‘Agricultural civilization finds its bearings through nature, through the invariable cycle of seasons. Of course, there is a history of climate that some well-intentioned people are now reconstituting. But this history changes in no way the invariable cycle of seasons that gave its rhythm to agricultural civilization, so that, in fact, it was possible to find one’s bearings and one’s symbols in the seasons and the skies. The agricultural real is celestial; it is a friend of nature. With industry, with what has been called the industrial revolution, all that was washed away, little by little. The artifices were multiplied. And now we are forced to notice that the real is devouring nature, that it is being substituted for it and is proliferating. Here we have a second metaphor: the metaphor that substitutes the real for nature’ (Miller, 2004, p. 5).

From here Miller goes on to establish that the new compass of civilization since its unmooring from the celestial rhythms shown to us so gracefully by nature, the new compass must be the object a, which is reliable and dependable in that it always maintains its place as a lack or crack in reality.

We must point out though that the rise of the object as Miller says to “the zenith of civilization” was not a watershed moment, but more like a long historical genealogy that may be traced through humanity’s adventures long before Freud discovered the unconscious. Because if Miller is consistent, he will have to concede that in fact there has never been such a thing as nature as far as the unconscious in concerned. Humans never really trusted it anyway and would even doubt if the sun would rise in the morning; hence why they had to invent so many gods in order to account for the caprice that they experienced at the hands of so-called Mother nature. That the “real is lawless” is not a hypermodern invention, more like a re-discovery.

So, for Miller, this unmooring of nature from the real had resulted in an exposure of the impossibility of the sexual relation. This lost object that no longer can be a mystery of nature’s caprice is instead placed directly in the social field, as of course none other than the commodity. The object cause of desire is de-natured and fetishized and no longer operates according to the logic of sexuation. As Miller (2004) puts it:

‘surplus-jouissance is asexuated. It commands but what does it command? It does not command an “it works,” but an “it fails,” which we write, precisely, $. When we bar a letter, in general, it is because we made an error. Here, the surplus-jouissance commands an “it fails” and precisely an “it fails” in the sexual order. And I do not see what prevents our considering that this $ means: there is no sexual relation, and so much the more so as the initial letter, S, is the same as the initial of sex. This would lead us to say that the non-existence of the sexual relation has precisely, today, become obvious to the point that it can be specified, written, from the moment that the object small a rose to the sociel’ (p. 10).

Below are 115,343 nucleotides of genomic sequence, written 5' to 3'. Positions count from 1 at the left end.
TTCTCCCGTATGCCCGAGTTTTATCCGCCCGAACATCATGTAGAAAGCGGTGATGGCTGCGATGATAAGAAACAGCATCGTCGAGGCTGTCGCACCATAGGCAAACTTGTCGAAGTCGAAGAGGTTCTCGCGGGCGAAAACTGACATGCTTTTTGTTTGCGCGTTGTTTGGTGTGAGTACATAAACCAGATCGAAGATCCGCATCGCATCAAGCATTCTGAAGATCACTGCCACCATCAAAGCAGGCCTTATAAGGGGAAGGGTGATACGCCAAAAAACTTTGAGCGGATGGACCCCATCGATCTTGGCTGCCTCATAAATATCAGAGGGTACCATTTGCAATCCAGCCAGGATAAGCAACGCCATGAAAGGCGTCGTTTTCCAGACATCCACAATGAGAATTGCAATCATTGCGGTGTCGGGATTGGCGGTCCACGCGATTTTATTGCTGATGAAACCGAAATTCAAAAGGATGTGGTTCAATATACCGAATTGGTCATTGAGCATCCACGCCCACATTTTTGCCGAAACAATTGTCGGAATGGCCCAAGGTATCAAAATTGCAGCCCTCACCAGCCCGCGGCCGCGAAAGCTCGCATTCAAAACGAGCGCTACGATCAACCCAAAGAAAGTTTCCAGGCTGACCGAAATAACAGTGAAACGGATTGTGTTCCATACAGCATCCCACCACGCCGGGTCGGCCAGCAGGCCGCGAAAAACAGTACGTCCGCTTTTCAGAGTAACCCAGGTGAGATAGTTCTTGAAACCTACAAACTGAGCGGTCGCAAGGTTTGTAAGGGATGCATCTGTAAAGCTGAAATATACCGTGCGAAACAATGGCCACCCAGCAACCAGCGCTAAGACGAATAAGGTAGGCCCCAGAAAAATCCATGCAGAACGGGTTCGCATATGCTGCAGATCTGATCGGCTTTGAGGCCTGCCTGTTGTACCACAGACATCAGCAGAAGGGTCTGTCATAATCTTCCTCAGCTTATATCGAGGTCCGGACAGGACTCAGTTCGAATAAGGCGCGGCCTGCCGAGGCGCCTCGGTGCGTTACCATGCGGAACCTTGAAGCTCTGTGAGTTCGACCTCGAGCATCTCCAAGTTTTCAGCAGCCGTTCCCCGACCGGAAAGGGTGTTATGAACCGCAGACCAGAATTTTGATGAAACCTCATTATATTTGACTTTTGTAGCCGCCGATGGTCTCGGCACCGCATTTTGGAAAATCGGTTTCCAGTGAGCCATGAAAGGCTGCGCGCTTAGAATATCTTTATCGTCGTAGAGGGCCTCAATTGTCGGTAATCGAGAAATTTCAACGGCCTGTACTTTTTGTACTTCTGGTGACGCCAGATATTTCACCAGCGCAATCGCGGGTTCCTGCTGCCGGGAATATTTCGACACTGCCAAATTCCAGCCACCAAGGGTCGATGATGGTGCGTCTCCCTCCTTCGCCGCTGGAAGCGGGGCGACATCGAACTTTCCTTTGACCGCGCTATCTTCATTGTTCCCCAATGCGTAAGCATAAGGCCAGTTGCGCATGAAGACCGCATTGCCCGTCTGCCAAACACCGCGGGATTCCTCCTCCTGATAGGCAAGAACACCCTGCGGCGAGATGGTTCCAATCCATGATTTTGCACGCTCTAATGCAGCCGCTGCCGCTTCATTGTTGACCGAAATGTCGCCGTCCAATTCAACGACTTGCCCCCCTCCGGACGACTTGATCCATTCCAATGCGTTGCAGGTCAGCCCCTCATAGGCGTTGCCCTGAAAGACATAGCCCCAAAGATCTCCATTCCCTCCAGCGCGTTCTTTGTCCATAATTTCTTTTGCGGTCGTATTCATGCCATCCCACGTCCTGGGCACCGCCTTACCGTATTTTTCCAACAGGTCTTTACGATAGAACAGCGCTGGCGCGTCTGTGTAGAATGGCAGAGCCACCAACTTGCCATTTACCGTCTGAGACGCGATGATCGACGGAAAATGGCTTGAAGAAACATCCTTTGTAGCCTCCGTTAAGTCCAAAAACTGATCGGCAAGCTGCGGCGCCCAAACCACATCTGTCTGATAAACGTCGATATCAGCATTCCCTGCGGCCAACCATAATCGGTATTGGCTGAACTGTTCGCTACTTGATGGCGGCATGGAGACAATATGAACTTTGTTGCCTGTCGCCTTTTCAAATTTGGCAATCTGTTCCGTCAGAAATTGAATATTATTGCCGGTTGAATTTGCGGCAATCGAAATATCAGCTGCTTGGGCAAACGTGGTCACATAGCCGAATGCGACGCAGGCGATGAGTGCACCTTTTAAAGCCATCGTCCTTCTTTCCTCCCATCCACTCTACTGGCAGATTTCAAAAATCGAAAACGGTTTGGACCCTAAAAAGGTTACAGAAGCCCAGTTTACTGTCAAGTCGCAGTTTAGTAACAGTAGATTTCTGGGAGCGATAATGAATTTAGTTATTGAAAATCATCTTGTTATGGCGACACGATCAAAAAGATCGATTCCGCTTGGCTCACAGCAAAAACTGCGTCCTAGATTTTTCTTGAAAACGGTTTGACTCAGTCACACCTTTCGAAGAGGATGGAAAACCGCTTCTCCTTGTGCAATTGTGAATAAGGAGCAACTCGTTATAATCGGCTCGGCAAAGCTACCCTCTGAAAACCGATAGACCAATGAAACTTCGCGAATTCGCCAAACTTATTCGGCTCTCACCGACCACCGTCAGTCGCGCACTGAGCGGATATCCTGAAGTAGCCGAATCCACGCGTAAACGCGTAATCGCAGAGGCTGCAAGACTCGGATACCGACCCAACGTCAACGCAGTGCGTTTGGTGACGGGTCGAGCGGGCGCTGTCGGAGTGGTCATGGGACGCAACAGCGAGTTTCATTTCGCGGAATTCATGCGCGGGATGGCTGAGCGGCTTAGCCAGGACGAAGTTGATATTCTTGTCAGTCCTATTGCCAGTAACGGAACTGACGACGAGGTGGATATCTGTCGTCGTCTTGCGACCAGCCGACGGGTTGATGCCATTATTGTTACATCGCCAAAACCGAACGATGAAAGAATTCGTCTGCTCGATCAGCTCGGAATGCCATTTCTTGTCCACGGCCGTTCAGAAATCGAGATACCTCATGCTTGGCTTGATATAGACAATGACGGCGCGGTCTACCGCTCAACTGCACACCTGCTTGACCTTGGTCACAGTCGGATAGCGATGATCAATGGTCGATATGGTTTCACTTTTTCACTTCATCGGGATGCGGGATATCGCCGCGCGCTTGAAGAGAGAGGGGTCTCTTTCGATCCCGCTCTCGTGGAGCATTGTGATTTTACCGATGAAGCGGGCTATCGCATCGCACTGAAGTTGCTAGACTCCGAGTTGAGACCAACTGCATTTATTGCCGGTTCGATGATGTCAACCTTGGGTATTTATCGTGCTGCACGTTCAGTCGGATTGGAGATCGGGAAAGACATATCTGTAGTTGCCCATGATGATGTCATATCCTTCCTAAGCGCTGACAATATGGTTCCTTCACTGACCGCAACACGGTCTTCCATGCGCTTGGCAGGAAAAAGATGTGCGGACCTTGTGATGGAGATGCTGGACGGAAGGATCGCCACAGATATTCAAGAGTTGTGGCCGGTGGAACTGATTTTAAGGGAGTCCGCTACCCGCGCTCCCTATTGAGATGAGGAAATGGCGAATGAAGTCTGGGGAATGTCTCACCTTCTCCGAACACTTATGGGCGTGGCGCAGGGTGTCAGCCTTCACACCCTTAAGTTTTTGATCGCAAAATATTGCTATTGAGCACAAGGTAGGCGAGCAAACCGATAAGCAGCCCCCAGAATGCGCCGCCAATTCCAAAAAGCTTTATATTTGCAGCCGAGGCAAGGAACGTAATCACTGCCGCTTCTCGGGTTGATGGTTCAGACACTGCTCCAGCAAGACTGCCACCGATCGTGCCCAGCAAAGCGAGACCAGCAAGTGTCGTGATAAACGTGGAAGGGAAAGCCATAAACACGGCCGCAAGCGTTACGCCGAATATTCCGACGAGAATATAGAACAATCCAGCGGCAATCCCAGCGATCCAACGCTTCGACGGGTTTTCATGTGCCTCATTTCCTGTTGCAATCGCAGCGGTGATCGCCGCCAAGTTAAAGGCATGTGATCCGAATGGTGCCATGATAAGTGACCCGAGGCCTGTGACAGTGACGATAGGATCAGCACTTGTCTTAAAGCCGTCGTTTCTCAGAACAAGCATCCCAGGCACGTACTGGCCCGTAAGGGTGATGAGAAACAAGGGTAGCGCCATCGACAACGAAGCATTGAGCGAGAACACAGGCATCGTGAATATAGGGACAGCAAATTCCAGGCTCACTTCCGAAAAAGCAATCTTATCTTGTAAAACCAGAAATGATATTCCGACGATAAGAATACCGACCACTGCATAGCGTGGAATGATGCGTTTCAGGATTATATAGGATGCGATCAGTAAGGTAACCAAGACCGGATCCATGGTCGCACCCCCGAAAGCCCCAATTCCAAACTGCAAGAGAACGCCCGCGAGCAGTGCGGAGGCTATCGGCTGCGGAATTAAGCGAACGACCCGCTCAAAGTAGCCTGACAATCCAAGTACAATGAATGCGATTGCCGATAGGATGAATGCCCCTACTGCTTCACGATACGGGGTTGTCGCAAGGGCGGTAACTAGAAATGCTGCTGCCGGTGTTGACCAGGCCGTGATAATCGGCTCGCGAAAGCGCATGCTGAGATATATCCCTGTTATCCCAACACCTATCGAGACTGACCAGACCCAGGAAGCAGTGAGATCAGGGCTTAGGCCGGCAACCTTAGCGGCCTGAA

Can psychoanalysis compete with the new ways in which religion is returning as a quick fix solution to this eternal impasse now that Instagram has been mobilized in the service of the almighty? What companies like Alabaster show us is, as Lacan predicted, the invincible nature of religion as the ultimate feel good response to the non-existence of the sexual relation. Even in the midst of Capitalism religion is still the drug of choice of the people, why be stone cold sober why you can be #DrunkinLove?

In the Four Fundamental Concepts of Psychoanalysis, Lacan (2004) says:

‘[T]he true formula of atheism is not God is dead – even by basing the origin of the function of the father upon his murder, Freud protects the father – the true formula of atheism is God is unconscious’ (p. 59).

Perhaps in today’s digitally mediated social sphere, where the unconscious is everywhere and nowhere at the same time, it would be more accurate to say God is on Instagram. The question is, will he follow you back?

Isabel Millar is a PhD candidate at Kingston University, School of Art in Psychoanalysis and Contemporary Theory. Her research is on Jacques Lacan, Sex and Technology.

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Alabaster:  Available (8thof April 2019) at: https://www.alabasterco.com/

Alabaster on Instagram: https://www.instagram.com/alabaster_co/

Freud, S (1927) The Future of an Illusion. In S. Freud (2001) The Standard Edition of the Complete Psychological Works of Sigmund Freud: Volume XXI. London: Vintage Books.

Lacan, J. (2004) The Four Fundamental Concepts of Psychoanalysis. London: Karnac Books.

Lacan, J. (2013) The Triumph of Religion. Cambridge: Polity Press.

Miller, J. A (2004) A Fantasy. Available (8thof April 2019) at:http://londonsociety-nls.org.uk/The-Laboratory-for-Lacanian-Politics/Some-Research-Resources/Miller_A-Fantasy.pdf